Hospitals & Services
Hyperbaric oxygen therapy is the administration of oxygen at a higher than normal atmospheric pressure, that is used to treat a limited but diverse range of illnesses. It is the primary treatment for disorders such as decompression illness, arterial gas embolism and carbon-monoxide poisoning.
It is also an effective adjunct in a combined program involving dressing changes, surgery and antibiotics for the enhancement of healing in non-healing 'problem' wounds.
Hyperbaric oxygen therapy is the medical use of 100% oxygen at increased pressure. It works in a variety of ways in the body. This increased pressure provides more oxygen to the body than is possible under normal conditions. Most treatments are between two and three atmospheres of pressure, and the pressure change closely approximates scuba diving.
This increase of pressure drives more oxygen into body tissues and wounds that are lacking adequate levels of oxygen (called hypoxia) speeding wound healing and helping the return of normal tissue functions.
The length and frequency of treatments is worked out for each person and the condition. Hyperbaric oxygen may be an important part of total care, including wound care, surgery and medication as indicated. For most patients, treatments are daily - Monday through Friday - and treatments may last 2 - 2 1/2 hours. Some emergency conditions will require only one or two treatments. In most cases of wound healing support, the effects are gradual, and 20 to 50 treatments may be required.
Christchurch HMU has doctors who have had specialised hyperbaric medical training. The medical team includes anaesthetists and General Practitioners.
While in the chamber, treatments are managed by either a Registered Nurse or Diving Medical Technician with specialised training in hyperbaric medicine. An attendant is always in the chamber throughout treatment. The treatment is managed outside the chamber by a technician trained in pressure chamber operations. Medical care is rapidly available during treatments.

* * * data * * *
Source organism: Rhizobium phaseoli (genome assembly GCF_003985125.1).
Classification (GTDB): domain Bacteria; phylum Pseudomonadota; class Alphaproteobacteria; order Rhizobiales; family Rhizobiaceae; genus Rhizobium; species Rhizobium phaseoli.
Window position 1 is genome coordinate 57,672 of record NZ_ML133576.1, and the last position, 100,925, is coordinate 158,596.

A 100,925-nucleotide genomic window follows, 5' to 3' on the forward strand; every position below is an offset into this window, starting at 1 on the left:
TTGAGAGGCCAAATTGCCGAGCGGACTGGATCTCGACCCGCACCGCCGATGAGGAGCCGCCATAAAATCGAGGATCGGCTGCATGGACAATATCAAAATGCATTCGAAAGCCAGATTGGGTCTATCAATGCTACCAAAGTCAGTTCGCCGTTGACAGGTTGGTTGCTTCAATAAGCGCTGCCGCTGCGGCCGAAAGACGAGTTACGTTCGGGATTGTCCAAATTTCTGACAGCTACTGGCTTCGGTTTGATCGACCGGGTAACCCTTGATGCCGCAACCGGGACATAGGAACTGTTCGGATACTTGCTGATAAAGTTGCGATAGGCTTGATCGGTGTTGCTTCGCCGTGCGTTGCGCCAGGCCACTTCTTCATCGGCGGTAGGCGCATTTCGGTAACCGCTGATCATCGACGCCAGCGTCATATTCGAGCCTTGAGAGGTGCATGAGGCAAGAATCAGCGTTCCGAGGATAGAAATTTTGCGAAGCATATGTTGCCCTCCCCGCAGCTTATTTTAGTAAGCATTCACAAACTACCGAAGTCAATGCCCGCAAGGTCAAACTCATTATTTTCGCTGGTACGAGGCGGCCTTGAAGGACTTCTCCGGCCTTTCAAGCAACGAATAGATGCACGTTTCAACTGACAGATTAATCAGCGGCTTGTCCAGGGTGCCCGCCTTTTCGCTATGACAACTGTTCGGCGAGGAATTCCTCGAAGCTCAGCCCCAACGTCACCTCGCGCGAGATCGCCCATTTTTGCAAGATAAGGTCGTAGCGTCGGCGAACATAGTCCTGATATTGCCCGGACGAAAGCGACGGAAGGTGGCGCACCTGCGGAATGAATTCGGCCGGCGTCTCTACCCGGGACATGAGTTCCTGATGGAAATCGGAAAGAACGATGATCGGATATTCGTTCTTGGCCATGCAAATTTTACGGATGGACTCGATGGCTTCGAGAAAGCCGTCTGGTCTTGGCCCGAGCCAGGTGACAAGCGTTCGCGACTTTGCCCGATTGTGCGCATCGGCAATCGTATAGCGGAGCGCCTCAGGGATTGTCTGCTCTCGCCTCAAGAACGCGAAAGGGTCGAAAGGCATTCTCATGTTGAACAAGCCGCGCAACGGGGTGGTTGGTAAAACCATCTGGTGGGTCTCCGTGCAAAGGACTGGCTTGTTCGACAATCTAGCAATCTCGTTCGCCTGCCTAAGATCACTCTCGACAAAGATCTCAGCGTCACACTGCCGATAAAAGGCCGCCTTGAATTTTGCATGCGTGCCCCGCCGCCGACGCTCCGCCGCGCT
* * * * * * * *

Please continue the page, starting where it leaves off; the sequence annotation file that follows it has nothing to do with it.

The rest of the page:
Everyone feels fullness in their ears as their eardrums adjust to the change in the chamber pressure. This is very similar to the feeling experienced when in an airplane or elevator. Instruction will be given on how to 'clear' ears, or equalize the pressure before treatment. If anyone experiences pain in their ears, the treatment is paused briefly until they are better.
Once the treatment begins air hisses into the chamber and it gets warmer. This will return to normal once the treatment pressure is reached.
During the treatment patients breathe from a special oxygen circuit through either a close fitting face mask or a clear plastic head-hood.
The attendant is there to deal with any problems straight away.
Depending upon the reason for coming to the Hyperbaric Medicine Unit, treatment can provide one or more of the following benefits:
There are risks to HBOT, but most of them can be dramatically reduced with the proper management. The risks can be divided into two types, physical and safety risks.
Safety RisksFire is a higher risk when the chamber is under pressure because of the increased level of oxygen in the hyperbaric chamber. All patients and staff remove all extra items that might be a hazard.Items that cannot be taken into the chamber:
Patients will be asked to remove anything with oil in it, such as:
Staff will arrange clothing to wear during the treatment. An undershirt of 100% cotton may be worn, to reduce the risk of electrostatic sparking. Clothing not allowed in the chamber includes: